Tables 1 and 2 also show the ACC and RMSE of the regional average DePreSys retrospective forecasts for the four regions we considered in Sect. 4.3. DePreSys generally ourperforms the statistical models, especially for the SPG where for years 2–5 and 6–9, it has significantly higher ACC and lower RMSE than the best statistical model, Trend+CA. The results for SATL are different. Although the RMSE for DePreSys is the lowest for all three lead time periods, Trend and Trend+CA have higher ACC for years 2–5 and years 6–9 respectively.

6 Statistical forecast for 2012–2021

We finally give an overview of the forecasts for future Atlantic SST anomalies by Trend+AR1 and Trend+CA for three periods, 2012, the 2013–2016 average and the 2017–2020 average (Fig. 10). For the start year of this forecast, 2011, warm anomalies of less than 0.5 K (relative to the 1986–2005 mean) were observed in the SPG and the tropical North Atlantic. There is generally good agreement between the forecasts by Trend+AR1 and Trend+CA. Both predict the far North Atlantic SSTs to decrease gradually, but this should be viewed cautiously given the rather poor skill in predicting the past forced trend in this region. Meanwhile, the warm anomalies in the NAC region are predicted to persist. As the rise in equivalent CO2 concentration is projected to continue, both models predict the SSTs in other parts of the Atlantic to become warmer.
Fig. 10

Forecast anomalies (in °C, relative to the 1986–2005 mean) of annual mean Atlantic SSTs for 2012, the 2013–2016 average and the 2017–2020 average by Trend+AR1 and Trend+CA. The observed anomalies for 2011 are also shown as a comparison

The regional average forecasts by Trend+AR1 and Trend+CA are shown by thick dark red dashed and solid lines respectively in Fig. 8. To give an indication of possible errors in these forecasts, the corresponding average RMSE of the retrospective forecasts for different lead times are shown by the grey shadings. As in what we have seen in the forecast maps (Fig. 10), there is no major disagreement between forecasts by Trend+AR1 and Trend+CA. A slow cooling trend is predicted for SPG, while NATL and SATL are expected to have a warming trend. In particular, the magnitude of predicted rise in the average SST in SATL (about 0.5 K) is slightly larger than the average historical RMSE (about 0.3 K).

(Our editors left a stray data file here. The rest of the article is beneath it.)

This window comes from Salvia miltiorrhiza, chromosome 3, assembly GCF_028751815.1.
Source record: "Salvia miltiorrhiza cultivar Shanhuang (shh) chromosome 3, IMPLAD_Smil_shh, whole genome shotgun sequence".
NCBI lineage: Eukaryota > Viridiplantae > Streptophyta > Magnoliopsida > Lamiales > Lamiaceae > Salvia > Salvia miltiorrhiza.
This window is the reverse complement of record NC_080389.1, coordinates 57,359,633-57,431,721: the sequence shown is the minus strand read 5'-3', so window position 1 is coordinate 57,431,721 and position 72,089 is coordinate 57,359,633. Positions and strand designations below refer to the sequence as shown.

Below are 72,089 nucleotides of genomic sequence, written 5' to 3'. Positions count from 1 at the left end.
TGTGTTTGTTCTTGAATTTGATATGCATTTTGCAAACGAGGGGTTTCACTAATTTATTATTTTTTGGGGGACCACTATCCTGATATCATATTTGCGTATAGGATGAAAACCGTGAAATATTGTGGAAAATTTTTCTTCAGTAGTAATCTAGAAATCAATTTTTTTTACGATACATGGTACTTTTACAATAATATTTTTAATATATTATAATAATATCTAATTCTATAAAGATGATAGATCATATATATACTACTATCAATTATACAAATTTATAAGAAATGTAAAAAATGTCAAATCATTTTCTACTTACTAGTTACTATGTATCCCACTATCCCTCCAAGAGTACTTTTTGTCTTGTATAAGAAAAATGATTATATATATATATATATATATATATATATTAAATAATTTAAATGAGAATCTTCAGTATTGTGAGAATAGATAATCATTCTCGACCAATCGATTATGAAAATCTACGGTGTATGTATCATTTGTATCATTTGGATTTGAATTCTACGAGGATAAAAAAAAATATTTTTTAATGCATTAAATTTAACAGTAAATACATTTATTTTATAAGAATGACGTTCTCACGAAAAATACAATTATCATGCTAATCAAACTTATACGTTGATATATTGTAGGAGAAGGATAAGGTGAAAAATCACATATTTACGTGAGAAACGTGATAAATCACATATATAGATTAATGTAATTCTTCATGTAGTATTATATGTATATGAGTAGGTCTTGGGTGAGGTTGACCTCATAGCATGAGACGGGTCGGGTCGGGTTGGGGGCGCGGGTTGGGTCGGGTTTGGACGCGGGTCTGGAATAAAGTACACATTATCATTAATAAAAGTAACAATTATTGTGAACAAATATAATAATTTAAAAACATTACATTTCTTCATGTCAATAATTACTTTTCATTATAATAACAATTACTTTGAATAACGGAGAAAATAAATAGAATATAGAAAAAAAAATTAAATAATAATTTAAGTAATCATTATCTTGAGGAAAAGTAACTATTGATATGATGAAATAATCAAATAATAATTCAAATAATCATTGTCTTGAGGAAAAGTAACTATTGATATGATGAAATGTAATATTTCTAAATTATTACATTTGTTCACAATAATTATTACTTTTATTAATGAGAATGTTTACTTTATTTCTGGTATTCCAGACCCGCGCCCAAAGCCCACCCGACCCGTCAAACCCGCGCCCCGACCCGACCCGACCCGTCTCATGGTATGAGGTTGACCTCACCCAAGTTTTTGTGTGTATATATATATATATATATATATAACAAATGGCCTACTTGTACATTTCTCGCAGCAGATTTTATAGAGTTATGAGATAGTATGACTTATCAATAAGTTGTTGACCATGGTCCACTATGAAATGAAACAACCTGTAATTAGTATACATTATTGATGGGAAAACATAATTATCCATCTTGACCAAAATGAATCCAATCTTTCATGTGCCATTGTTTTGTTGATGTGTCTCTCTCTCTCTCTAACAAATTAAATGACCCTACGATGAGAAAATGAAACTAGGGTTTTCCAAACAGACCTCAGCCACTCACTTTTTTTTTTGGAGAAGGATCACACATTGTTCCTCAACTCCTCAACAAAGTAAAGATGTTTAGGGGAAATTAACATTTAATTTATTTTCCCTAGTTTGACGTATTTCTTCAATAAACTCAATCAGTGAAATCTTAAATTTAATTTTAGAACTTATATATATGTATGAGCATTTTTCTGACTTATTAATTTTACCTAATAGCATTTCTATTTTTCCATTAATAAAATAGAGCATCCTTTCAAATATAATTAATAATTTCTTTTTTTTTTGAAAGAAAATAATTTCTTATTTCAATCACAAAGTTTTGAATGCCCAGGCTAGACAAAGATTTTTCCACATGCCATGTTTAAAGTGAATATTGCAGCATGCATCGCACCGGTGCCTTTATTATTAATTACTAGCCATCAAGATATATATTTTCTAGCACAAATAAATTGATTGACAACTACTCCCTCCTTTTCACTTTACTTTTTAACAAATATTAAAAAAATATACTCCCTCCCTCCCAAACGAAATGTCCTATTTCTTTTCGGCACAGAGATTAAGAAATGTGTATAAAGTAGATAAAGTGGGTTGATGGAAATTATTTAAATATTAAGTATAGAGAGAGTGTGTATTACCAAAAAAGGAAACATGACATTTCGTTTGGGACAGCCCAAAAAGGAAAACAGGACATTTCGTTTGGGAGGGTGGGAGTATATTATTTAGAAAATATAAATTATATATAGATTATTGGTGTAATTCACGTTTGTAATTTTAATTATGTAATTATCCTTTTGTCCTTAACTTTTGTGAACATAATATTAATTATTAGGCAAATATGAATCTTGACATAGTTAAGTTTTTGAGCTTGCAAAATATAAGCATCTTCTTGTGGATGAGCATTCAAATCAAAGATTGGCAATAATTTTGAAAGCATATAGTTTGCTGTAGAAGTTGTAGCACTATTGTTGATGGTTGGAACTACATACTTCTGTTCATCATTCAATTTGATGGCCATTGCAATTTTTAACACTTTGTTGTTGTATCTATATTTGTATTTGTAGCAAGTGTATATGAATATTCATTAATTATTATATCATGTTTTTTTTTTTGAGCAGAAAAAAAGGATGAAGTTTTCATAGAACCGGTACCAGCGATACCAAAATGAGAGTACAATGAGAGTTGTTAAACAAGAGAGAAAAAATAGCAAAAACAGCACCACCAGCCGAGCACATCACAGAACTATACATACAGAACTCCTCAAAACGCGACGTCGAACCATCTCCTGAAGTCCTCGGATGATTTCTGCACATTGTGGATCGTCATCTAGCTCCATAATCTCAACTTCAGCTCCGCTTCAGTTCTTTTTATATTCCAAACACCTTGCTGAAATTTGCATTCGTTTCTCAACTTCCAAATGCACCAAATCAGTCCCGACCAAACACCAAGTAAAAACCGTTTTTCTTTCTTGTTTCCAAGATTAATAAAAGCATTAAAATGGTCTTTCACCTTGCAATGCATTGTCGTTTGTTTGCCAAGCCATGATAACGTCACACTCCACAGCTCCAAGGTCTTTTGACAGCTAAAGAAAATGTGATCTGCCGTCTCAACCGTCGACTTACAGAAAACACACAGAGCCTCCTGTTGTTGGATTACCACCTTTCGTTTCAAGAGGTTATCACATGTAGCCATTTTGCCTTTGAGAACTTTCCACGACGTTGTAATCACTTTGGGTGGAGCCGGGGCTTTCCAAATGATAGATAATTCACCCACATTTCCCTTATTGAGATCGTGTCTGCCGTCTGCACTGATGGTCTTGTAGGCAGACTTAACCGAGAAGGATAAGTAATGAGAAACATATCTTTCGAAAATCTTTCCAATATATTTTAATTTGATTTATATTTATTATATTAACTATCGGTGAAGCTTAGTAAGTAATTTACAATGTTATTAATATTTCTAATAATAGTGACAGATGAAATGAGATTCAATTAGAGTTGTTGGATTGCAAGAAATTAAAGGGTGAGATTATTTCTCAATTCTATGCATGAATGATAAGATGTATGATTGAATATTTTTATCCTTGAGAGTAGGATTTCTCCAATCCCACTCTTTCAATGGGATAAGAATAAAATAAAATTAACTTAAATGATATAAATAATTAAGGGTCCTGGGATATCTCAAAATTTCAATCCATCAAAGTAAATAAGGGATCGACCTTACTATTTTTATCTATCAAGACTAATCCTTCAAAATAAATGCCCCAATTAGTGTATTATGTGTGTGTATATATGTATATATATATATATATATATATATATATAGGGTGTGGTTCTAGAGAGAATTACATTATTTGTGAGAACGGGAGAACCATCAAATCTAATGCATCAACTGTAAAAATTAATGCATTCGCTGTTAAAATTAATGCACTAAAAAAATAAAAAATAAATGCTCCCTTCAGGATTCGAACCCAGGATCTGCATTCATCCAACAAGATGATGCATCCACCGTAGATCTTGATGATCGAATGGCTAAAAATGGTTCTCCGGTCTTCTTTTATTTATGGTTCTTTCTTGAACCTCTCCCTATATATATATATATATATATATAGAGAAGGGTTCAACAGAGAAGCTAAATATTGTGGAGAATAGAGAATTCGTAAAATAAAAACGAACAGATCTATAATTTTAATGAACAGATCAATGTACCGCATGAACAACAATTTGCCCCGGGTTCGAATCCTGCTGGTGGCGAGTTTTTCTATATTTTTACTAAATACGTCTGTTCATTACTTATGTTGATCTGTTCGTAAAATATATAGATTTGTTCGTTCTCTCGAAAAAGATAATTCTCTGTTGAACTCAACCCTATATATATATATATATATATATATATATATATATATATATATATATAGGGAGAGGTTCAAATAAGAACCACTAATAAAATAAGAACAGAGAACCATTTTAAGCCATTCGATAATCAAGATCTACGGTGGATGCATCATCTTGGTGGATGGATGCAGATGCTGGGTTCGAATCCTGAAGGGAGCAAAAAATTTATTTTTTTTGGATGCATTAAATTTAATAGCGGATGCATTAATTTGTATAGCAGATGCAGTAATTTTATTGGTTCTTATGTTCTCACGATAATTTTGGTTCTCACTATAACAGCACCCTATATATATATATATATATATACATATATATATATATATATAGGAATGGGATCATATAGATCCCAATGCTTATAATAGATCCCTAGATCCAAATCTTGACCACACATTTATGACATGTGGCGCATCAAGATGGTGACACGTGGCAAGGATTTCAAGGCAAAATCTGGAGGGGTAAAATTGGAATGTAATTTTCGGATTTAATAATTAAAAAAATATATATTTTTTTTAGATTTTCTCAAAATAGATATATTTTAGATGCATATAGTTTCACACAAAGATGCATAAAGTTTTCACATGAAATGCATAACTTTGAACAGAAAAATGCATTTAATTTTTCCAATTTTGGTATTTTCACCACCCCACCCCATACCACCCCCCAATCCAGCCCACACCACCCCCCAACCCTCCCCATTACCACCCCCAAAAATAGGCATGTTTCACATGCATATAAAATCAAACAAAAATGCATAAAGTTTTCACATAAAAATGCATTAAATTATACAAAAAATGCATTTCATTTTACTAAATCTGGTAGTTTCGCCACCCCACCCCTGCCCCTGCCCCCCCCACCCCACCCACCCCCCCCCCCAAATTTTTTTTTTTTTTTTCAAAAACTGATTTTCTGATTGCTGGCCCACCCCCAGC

We note that the above forecasts are based on projected equivalent CO2 concentration for the RCP4.5 concentration pathway. Forecasts using alternative pathways (e.g. RCP2.6 and RCP8.5) were considered. Since the difference in equivalent CO2 concentration among various pathways are small (less than 10 ppm difference from RCP4.5), the forecasts are generally similar to those presented above (not shown).

7 Conclusions

With their potential benefits to climate change adaptation planning, accurate decadal climate predictions made by initialised dynamical GCMs are required. In this paper, we have presented two statistical models for the decadal prediction of SSTs which may be used as benchmarks in the evaluation of initialised GCM predictions. The two statistical models apply the same linear regression of SSTs on equivalent CO2 concentration to model the effects of long-term trend due to radiative forcing, but use different methods to model the residual internal variability. The verification of retrospective forecasts by these two models give encouraging results. The main findings of this paper are: